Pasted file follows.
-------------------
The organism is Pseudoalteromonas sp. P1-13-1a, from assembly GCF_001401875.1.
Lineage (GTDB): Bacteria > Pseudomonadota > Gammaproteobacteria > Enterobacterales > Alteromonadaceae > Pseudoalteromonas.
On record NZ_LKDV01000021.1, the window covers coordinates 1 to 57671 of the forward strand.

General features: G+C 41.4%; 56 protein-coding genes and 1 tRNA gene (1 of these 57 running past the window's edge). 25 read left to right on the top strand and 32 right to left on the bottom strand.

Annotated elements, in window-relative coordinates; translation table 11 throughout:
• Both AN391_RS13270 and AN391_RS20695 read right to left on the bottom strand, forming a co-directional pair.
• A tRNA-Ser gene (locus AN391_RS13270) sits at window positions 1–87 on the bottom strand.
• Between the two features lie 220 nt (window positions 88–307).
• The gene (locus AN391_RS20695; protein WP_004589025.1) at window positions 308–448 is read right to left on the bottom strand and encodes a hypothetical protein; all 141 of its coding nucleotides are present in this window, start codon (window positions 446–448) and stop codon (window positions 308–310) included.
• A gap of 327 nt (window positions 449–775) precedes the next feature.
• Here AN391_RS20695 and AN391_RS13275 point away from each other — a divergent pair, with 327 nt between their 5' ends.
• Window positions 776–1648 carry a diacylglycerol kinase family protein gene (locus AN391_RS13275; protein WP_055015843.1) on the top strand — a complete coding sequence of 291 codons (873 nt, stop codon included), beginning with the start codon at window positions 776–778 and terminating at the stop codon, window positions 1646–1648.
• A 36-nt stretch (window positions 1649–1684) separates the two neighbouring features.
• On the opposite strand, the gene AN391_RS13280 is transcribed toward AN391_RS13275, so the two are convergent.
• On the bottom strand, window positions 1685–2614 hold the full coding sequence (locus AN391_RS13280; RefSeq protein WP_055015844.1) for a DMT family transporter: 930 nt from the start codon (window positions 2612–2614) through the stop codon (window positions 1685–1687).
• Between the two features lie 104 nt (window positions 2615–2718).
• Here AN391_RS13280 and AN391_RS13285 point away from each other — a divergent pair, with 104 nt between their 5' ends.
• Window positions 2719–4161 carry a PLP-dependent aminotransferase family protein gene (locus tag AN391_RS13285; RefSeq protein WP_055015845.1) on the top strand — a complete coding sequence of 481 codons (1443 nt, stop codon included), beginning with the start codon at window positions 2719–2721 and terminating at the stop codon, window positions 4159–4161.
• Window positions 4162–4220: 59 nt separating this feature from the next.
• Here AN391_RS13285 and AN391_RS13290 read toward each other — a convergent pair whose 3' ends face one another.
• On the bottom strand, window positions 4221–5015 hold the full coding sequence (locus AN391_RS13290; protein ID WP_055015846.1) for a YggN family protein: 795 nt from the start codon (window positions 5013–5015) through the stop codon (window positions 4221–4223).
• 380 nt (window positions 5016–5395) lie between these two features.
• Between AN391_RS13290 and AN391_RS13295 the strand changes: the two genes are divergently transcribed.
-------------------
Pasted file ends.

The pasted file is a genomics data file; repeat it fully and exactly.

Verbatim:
The organism is Pseudoalteromonas sp. P1-13-1a, from assembly GCF_001401875.1.
Lineage (GTDB): Bacteria > Pseudomonadota > Gammaproteobacteria > Enterobacterales > Alteromonadaceae > Pseudoalteromonas.
On record NZ_LKDV01000021.1, the window covers coordinates 1 to 57671 of the forward strand.

General features: G+C 41.4%; 56 protein-coding genes and 1 tRNA gene (1 of these 57 running past the window's edge). 25 read left to right on the top strand and 32 right to left on the bottom strand.

Annotated elements, in window-relative coordinates; translation table 11 throughout:
• Both AN391_RS13270 and AN391_RS20695 read right to left on the bottom strand, forming a co-directional pair.
• A tRNA-Ser gene (locus AN391_RS13270) sits at window positions 1–87 on the bottom strand.
• Between the two features lie 220 nt (window positions 88–307).
• The gene (locus AN391_RS20695; protein WP_004589025.1) at window positions 308–448 is read right to left on the bottom strand and encodes a hypothetical protein; all 141 of its coding nucleotides are present in this window, start codon (window positions 446–448) and stop codon (window positions 308–310) included.
• A gap of 327 nt (window positions 449–775) precedes the next feature.
• Here AN391_RS20695 and AN391_RS13275 point away from each other — a divergent pair, with 327 nt between their 5' ends.
• Window positions 776–1648 carry a diacylglycerol kinase family protein gene (locus AN391_RS13275; protein WP_055015843.1) on the top strand — a complete coding sequence of 291 codons (873 nt, stop codon included), beginning with the start codon at window positions 776–778 and terminating at the stop codon, window positions 1646–1648.
• A 36-nt stretch (window positions 1649–1684) separates the two neighbouring features.
• On the opposite strand, the gene AN391_RS13280 is transcribed toward AN391_RS13275, so the two are convergent.
• On the bottom strand, window positions 1685–2614 hold the full coding sequence (locus AN391_RS13280; RefSeq protein WP_055015844.1) for a DMT family transporter: 930 nt from the start codon (window positions 2612–2614) through the stop codon (window positions 1685–1687).
• Between the two features lie 104 nt (window positions 2615–2718).
• Here AN391_RS13280 and AN391_RS13285 point away from each other — a divergent pair, with 104 nt between their 5' ends.
• Window positions 2719–4161 carry a PLP-dependent aminotransferase family protein gene (locus tag AN391_RS13285; RefSeq protein WP_055015845.1) on the top strand — a complete coding sequence of 481 codons (1443 nt, stop codon included), beginning with the start codon at window positions 2719–2721 and terminating at the stop codon, window positions 4159–4161.
• Window positions 4162–4220: 59 nt separating this feature from the next.
• Here AN391_RS13285 and AN391_RS13290 read toward each other — a convergent pair whose 3' ends face one another.
• On the bottom strand, window positions 4221–5015 hold the full coding sequence (locus AN391_RS13290; protein ID WP_055015846.1) for a YggN family protein: 795 nt from the start codon (window positions 5013–5015) through the stop codon (window positions 4221–4223).
• 380 nt (window positions 5016–5395) lie between these two features.
• Between AN391_RS13290 and AN391_RS13295 the strand changes: the two genes are divergently transcribed.